Is there an open access publishing model that is sustainable?

The Wellcome Trust, one of the largest providers of non-governmental scientific funding worldwide, commissioned two research studies in the scientific publishing sector. Firstly, they wanted to understand the economics of the publishing industry. Secondly, they wanted to explore alternative business models that “could enable research to have the quality assurance it needs (peer review), while using the Web as the publication medium and being available for free”(2). 

Looking at different business models for producing journals, the Trust first concluded that open access journals are better than traditional journal models for improving access to research. Traditional journal models profit by selling subscriptions to universities, schools and libraries. There are other “access tolls” such as site licenses and pay-per-view that add to the revenue stream. An open access journal model charges the author to publish and distributes the journal for free.

By charging researchers a fee to cover expenses for peer review, journal production, online hosting and archiving, an open access publishing model is sustainable. These fees can often be paid through research grants, waived in some cases and discounted through member affiliations. It is the variable costs of traditional publishing models (subscription management, license negotiations, sales, marketing and distribution) that are significantly reduced in the open access model.  

The Trust researched comparative costs of producing a good quality journal using the current subscription model and found an average cost of US $2750 to produce an article.  Using an author-side payment model, the associated cost to produce an article was US $1950. More study details are available in the article authored by Robert Terry (3).

 Does Open Access signal the end of scientific publishing?

No, open access journals still need publishers.  Some journals are experimenting with a mixed access model where the journal is printed and published and, six months later, the article is made available electronically. The oversight of peer reviews, formatting, archiving and added search capabilities are still required in print and online publishing. Full web integration requires functionality in the searchable repository of articles and creates the need for increased curating of online journals. There is no doubt that some tweaks and modifications will be encountered as scientific publishing moves toward an open access online publishing model.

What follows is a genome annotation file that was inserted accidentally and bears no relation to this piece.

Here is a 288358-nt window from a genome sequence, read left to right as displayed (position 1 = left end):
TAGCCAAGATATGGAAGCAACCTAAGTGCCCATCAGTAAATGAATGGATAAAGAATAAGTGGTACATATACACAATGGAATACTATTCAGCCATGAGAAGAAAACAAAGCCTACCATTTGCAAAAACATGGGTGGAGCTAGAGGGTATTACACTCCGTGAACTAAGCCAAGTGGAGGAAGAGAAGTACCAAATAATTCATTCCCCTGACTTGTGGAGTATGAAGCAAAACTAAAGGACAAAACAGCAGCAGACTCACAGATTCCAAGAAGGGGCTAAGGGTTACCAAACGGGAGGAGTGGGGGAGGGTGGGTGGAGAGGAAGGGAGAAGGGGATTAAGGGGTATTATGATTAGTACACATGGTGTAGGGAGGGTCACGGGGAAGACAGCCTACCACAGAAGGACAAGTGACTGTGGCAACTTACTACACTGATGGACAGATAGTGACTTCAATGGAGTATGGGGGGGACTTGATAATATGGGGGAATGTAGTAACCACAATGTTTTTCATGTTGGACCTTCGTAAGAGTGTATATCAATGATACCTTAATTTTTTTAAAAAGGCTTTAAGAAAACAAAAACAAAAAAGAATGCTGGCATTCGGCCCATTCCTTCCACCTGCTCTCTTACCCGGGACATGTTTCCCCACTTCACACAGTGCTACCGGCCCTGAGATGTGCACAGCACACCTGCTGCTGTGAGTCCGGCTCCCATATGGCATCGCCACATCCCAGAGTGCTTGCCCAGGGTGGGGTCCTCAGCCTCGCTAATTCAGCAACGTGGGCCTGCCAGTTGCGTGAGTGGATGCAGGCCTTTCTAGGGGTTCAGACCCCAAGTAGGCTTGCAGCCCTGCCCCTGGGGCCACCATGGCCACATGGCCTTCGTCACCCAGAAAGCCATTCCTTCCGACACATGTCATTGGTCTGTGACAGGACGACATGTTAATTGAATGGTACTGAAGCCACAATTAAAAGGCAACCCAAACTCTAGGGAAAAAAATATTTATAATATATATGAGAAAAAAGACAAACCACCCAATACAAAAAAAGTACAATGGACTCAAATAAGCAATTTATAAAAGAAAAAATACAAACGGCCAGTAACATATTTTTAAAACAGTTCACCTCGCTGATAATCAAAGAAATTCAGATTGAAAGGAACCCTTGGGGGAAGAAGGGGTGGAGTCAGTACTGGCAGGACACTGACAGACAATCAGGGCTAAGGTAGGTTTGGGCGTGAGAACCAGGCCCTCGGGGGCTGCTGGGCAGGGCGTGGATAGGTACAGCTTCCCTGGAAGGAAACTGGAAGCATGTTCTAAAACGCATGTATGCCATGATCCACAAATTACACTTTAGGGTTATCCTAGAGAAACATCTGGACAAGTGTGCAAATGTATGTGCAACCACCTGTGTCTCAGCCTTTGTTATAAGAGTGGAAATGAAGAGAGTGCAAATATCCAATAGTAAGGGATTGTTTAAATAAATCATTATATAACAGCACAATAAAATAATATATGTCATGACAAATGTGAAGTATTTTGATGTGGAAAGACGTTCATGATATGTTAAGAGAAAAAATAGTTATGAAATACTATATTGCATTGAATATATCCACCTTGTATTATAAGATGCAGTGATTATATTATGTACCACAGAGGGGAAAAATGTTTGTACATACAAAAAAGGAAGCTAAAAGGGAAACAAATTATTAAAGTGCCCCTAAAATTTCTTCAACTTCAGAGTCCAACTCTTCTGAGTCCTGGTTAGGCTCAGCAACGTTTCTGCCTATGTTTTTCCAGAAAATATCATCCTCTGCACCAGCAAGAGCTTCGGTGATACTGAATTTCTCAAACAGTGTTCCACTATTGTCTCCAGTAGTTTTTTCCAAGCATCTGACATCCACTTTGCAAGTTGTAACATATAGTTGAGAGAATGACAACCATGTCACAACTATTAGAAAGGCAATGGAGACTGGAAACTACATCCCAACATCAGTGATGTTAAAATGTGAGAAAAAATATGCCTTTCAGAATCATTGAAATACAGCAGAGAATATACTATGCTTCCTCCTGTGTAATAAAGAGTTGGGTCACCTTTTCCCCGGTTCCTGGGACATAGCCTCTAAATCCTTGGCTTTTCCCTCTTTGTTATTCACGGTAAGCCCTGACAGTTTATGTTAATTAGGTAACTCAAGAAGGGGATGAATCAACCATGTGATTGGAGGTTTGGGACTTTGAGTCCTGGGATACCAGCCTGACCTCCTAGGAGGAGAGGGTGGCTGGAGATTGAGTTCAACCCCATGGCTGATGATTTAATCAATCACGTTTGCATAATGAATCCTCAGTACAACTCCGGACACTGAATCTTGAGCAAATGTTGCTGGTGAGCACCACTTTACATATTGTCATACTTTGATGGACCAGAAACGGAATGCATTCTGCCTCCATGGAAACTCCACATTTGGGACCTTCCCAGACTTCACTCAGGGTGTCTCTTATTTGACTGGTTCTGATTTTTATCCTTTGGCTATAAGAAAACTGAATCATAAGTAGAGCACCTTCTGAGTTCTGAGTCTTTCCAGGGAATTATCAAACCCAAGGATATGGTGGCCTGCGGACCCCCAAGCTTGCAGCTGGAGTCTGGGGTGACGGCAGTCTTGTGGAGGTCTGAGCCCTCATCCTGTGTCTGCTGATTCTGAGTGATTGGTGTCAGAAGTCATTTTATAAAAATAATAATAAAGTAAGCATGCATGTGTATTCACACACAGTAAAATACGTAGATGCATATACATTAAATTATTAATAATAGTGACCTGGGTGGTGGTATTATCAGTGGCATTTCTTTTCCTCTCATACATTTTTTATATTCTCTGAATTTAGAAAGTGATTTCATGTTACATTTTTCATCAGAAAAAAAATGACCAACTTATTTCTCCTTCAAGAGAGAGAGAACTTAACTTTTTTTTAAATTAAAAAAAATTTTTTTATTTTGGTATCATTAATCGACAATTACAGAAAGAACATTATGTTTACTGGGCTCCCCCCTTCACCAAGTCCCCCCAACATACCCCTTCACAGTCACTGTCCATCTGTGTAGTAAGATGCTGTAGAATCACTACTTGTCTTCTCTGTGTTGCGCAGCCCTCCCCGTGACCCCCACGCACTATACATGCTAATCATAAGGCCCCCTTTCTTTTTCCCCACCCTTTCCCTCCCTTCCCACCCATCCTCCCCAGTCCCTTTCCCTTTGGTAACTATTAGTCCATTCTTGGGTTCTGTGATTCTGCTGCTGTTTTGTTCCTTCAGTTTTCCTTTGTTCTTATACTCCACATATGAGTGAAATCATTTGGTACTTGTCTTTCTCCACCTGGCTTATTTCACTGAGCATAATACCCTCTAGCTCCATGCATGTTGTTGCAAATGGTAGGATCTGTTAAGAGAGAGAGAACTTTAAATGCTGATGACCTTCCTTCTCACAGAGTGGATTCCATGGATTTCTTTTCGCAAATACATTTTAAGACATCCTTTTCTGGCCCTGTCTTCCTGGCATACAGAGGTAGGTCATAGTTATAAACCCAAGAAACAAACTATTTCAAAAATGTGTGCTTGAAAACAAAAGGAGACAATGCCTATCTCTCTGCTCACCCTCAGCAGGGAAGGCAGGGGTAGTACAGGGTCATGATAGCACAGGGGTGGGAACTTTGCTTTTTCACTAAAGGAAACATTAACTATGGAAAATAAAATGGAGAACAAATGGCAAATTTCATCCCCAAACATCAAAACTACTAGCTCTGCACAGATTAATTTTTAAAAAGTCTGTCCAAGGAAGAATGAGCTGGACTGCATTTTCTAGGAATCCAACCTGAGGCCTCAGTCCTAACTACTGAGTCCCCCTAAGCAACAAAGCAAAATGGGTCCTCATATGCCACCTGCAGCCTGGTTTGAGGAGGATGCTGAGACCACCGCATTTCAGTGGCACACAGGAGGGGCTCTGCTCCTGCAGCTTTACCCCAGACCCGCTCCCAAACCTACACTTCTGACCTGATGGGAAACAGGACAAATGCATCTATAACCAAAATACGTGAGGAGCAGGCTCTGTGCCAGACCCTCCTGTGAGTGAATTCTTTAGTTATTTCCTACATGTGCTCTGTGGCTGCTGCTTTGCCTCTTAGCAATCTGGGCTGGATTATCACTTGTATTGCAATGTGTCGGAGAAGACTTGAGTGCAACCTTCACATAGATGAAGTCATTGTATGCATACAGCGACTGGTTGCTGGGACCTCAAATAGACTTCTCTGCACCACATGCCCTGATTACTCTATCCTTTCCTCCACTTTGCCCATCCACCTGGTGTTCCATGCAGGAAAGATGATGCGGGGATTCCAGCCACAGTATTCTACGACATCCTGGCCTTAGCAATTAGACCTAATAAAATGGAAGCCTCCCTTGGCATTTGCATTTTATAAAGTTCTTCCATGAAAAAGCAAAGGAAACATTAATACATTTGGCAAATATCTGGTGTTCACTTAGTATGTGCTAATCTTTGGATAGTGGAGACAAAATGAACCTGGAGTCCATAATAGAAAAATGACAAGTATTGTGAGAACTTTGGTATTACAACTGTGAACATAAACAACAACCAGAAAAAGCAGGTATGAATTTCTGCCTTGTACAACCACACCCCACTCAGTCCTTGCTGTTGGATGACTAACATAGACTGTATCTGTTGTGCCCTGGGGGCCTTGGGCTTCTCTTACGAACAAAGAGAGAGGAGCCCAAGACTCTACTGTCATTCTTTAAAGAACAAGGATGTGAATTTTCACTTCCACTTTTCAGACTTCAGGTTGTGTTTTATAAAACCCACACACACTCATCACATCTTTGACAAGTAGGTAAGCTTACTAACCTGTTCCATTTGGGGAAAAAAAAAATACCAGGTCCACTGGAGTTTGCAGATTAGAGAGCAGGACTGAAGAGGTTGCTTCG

Is online publishing better then print publishing?

With internet access, there is no longer a primary need to print and mail journals to libraries and institutions around the world.  In fact, this process is more costly, time consuming and less efficient than other publishing models.  A journal that is fully integrated with the web offers additional benefits and unsurpassed accessibility to all users.  Online publishing allows linking to sources, interactive content such as graphs, videos and even interactive programs.

You guys love to talk about Open Science. How does FastFig fit in?

FastFig will be an openly available repository of scientific equations built so that those equations can be used easily and immediately.  While the repository will not be peer reviewed, FastFig will be an important tool for better integrating scientific publications into the web and a forum for discussion about scientific modeling.



1. LISU (2002) LISU annual library statistics 2002. Leicestershire: LISU.

2. Wellcome Trust (2004 April) Costs and business models in scientific research publishing: A report commissioned by the Wellcome Trust. Available:​84.pdf. Accessed 19 January 2005.

3. Terry R (2005) Funding the Way to Open Access. PLoS Biol 3(3): e97. doi:10.1371/journal.pbio.0030097